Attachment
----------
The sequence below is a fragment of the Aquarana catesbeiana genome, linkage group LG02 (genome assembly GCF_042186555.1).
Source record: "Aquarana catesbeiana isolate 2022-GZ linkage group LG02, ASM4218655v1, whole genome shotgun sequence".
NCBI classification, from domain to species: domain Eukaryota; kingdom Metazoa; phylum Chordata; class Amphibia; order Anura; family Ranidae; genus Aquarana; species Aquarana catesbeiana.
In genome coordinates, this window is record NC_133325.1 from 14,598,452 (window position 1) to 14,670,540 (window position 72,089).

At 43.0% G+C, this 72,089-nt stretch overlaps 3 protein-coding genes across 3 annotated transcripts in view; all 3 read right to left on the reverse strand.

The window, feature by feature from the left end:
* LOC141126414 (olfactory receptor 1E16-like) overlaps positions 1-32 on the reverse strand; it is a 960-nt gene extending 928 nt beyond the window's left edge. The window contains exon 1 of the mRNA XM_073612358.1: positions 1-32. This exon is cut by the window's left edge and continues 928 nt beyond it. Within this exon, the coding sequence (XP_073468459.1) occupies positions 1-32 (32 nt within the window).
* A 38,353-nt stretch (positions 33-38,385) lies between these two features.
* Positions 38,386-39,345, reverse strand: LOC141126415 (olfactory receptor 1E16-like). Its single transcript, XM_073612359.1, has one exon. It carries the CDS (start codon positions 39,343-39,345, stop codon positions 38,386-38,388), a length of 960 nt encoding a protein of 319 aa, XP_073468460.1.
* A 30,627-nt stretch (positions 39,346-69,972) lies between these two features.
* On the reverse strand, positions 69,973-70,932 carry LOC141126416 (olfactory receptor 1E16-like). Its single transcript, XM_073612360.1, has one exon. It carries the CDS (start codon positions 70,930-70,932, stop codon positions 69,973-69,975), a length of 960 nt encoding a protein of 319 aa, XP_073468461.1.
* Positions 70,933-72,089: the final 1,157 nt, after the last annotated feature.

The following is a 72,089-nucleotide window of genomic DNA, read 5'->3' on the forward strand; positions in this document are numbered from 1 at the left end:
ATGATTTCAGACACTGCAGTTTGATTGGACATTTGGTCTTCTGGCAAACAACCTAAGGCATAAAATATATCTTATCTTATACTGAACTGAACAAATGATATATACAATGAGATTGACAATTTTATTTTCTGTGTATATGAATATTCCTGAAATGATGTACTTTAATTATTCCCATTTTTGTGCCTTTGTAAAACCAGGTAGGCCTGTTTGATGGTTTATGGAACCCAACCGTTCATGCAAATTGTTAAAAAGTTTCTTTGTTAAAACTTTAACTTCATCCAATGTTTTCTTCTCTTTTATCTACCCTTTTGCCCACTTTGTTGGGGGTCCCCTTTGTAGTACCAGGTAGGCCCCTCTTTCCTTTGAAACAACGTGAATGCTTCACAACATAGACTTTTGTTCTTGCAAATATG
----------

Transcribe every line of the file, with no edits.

The sequence below is a fragment of the Aquarana catesbeiana genome, linkage group LG02 (genome assembly GCF_042186555.1).
Source record: "Aquarana catesbeiana isolate 2022-GZ linkage group LG02, ASM4218655v1, whole genome shotgun sequence".
NCBI classification, from domain to species: domain Eukaryota; kingdom Metazoa; phylum Chordata; class Amphibia; order Anura; family Ranidae; genus Aquarana; species Aquarana catesbeiana.
In genome coordinates, this window is record NC_133325.1 from 14,598,452 (window position 1) to 14,670,540 (window position 72,089).

At 43.0% G+C, this 72,089-nt stretch overlaps 3 protein-coding genes across 3 annotated transcripts in view; all 3 read right to left on the reverse strand.

The window, feature by feature from the left end:
* LOC141126414 (olfactory receptor 1E16-like) overlaps positions 1-32 on the reverse strand; it is a 960-nt gene extending 928 nt beyond the window's left edge. The window contains exon 1 of the mRNA XM_073612358.1: positions 1-32. This exon is cut by the window's left edge and continues 928 nt beyond it. Within this exon, the coding sequence (XP_073468459.1) occupies positions 1-32 (32 nt within the window).
* A 38,353-nt stretch (positions 33-38,385) lies between these two features.
* Positions 38,386-39,345, reverse strand: LOC141126415 (olfactory receptor 1E16-like). Its single transcript, XM_073612359.1, has one exon. It carries the CDS (start codon positions 39,343-39,345, stop codon positions 38,386-38,388), a length of 960 nt encoding a protein of 319 aa, XP_073468460.1.
* A 30,627-nt stretch (positions 39,346-69,972) lies between these two features.
* On the reverse strand, positions 69,973-70,932 carry LOC141126416 (olfactory receptor 1E16-like). Its single transcript, XM_073612360.1, has one exon. It carries the CDS (start codon positions 70,930-70,932, stop codon positions 69,973-69,975), a length of 960 nt encoding a protein of 319 aa, XP_073468461.1.
* Positions 70,933-72,089: the final 1,157 nt, after the last annotated feature.

The following is a 72,089-nucleotide window of genomic DNA, read 5'->3' on the forward strand; positions in this document are numbered from 1 at the left end:
ATGATTTCAGACACTGCAGTTTGATTGGACATTTGGTCTTCTGGCAAACAACCTAAGGCATAAAATATATCTTATCTTATACTGAACTGAACAAATGATATATACAATGAGATTGACAATTTTATTTTCTGTGTATATGAATATTCCTGAAATGATGTACTTTAATTATTCCCATTTTTGTGCCTTTGTAAAACCAGGTAGGCCTGTTTGATGGTTTATGGAACCCAACCGTTCATGCAAATTGTTAAAAAGTTTCTTTGTTAAAACTTTAACTTCATCCAATGTTTTCTTCTCTTTTATCTACCCTTTTGCCCACTTTGTTGGGGGTCCCCTTTGTAGTACCAGGTAGGCCCCTCTTTCCTTTGAAACAACGTGAATGCTTCACAACATAGACTTTTGTTCTTGCAAATATG